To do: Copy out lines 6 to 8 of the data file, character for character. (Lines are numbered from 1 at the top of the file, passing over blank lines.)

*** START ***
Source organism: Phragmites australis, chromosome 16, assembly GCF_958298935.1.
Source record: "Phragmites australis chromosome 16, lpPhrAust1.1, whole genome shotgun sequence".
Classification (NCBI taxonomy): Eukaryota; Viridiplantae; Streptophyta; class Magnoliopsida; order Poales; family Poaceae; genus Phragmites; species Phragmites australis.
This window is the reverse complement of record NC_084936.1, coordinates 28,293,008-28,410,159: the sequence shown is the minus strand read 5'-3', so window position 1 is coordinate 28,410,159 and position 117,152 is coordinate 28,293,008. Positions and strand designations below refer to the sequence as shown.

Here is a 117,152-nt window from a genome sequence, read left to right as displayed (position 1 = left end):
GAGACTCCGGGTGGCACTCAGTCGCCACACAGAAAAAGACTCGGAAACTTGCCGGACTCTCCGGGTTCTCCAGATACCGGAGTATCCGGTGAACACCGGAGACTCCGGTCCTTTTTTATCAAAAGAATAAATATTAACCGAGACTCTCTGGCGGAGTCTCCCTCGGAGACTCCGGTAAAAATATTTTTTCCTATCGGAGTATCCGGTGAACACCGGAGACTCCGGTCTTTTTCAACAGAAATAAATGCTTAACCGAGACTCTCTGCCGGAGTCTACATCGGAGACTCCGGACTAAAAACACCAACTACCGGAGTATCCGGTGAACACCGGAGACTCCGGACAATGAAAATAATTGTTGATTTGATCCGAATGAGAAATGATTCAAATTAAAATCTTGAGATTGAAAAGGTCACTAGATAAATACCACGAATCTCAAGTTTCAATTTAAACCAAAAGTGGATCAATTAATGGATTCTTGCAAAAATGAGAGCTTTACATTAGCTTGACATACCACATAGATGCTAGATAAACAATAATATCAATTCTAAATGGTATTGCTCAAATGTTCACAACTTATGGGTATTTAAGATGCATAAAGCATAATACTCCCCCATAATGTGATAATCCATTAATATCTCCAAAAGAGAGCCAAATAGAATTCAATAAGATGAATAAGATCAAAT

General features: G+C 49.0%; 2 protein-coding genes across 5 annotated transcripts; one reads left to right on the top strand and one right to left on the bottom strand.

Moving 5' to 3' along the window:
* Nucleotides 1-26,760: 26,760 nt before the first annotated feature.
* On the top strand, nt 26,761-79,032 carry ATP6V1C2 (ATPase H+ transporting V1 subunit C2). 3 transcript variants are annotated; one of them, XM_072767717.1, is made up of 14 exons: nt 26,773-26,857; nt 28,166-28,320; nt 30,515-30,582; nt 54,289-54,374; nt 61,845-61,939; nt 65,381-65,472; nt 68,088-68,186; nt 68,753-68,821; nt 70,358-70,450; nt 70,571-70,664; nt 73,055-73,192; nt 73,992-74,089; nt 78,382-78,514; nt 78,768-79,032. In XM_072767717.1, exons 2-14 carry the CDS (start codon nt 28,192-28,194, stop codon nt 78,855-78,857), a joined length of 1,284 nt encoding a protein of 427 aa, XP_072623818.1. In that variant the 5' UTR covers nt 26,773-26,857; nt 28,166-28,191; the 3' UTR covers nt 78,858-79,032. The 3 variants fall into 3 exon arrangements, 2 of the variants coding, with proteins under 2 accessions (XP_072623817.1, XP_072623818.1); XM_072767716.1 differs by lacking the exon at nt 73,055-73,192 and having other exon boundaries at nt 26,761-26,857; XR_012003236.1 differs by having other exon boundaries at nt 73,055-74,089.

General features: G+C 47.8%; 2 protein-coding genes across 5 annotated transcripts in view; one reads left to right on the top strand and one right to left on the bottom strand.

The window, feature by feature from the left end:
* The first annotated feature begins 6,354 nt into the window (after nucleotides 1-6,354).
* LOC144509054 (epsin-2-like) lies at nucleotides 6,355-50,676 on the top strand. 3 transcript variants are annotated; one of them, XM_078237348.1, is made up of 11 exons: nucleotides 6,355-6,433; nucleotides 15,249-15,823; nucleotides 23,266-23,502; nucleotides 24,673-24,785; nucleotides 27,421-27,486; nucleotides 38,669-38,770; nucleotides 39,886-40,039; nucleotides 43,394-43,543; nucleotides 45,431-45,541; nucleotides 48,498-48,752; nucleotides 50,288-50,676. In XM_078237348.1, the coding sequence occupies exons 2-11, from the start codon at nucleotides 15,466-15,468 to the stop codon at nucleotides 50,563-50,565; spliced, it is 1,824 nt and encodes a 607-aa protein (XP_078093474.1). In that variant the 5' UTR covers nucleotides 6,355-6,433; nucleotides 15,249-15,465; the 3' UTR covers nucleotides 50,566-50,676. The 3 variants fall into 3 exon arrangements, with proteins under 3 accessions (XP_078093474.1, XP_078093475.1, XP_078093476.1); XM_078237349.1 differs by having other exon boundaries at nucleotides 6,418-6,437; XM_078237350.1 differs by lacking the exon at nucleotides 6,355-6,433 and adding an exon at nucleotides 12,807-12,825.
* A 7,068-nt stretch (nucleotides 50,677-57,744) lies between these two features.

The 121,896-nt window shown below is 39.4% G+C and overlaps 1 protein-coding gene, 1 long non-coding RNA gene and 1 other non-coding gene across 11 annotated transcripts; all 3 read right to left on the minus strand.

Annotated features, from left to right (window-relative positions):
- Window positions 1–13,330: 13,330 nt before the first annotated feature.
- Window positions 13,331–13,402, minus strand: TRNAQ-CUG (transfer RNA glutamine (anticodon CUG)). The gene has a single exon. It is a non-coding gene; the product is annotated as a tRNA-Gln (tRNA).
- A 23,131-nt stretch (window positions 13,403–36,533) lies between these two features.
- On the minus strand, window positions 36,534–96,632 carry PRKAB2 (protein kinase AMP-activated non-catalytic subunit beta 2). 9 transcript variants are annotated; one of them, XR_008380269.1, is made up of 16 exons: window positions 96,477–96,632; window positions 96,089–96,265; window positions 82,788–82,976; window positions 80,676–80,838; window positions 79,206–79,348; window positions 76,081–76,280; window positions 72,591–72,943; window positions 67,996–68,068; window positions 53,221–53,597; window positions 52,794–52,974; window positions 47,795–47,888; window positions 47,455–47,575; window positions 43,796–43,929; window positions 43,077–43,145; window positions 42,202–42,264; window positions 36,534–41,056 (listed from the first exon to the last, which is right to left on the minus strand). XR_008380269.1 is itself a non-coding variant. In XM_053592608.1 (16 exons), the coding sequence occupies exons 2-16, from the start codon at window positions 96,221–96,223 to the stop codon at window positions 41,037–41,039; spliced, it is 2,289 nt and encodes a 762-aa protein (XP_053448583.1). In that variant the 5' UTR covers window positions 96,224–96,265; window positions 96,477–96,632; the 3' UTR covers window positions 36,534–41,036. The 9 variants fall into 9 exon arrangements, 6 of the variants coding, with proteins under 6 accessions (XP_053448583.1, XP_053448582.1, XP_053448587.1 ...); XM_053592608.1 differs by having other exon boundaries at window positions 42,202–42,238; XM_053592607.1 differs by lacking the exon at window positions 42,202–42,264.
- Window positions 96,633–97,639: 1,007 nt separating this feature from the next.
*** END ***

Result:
GAGACTCCGGGTGGCACTCAGTCGCCACACAGAAAAAGACTCGGAAACTTGCCGGACTCTCCGGGTTCTCCAGATACCGGAGTATCCGGTGAACACCGGAGACTCCGGTCCTTTTTTATCAAAAGAATAAATATTAACCGAGACTCTCTGGCGGAGTCTCCCTCGGAGACTCCGGTAAAAATATTTTTTCCTATCGGAGTATCCGGTGAACACCGGAGACTCCGGTCTTTTTCAACAGAAATAAATGCTTAACCGAGACTCTCTGCCGGAGTCTACATCGGAGACTCCGGACTAAAAACACCAACTACCGGAGTATCCGGTGAACACCGGAGACTCCGGACAATGAAAATAATTGTTGATTTGATCCGAATGAGAAATGATTCAAATTAAAATCTTGAGATTGAAAAGGTCACTAGATAAATACCACGAATCTCAAGTTTCAATTTAAACCAAAAGTGGATCAATTAATGGATTCTTGCAAAAATGAGAGCTTTACATTAGCTTGACATACCACATAGATGCTAGATAAACAATAATATCAATTCTAAATGGTATTGCTCAAATGTTCACAACTTATGGGTATTTAAGATGCATAAAGCATAATACTCCCCCATAATGTGATAATCCATTAATATCTCCAAAAGAGAGCCAAATAGAATTCAATAAGATGAATAAGATCAAAT

General features: G+C 49.0%; 2 protein-coding genes across 5 annotated transcripts; one reads left to right on the top strand and one right to left on the bottom strand.

Moving 5' to 3' along the window: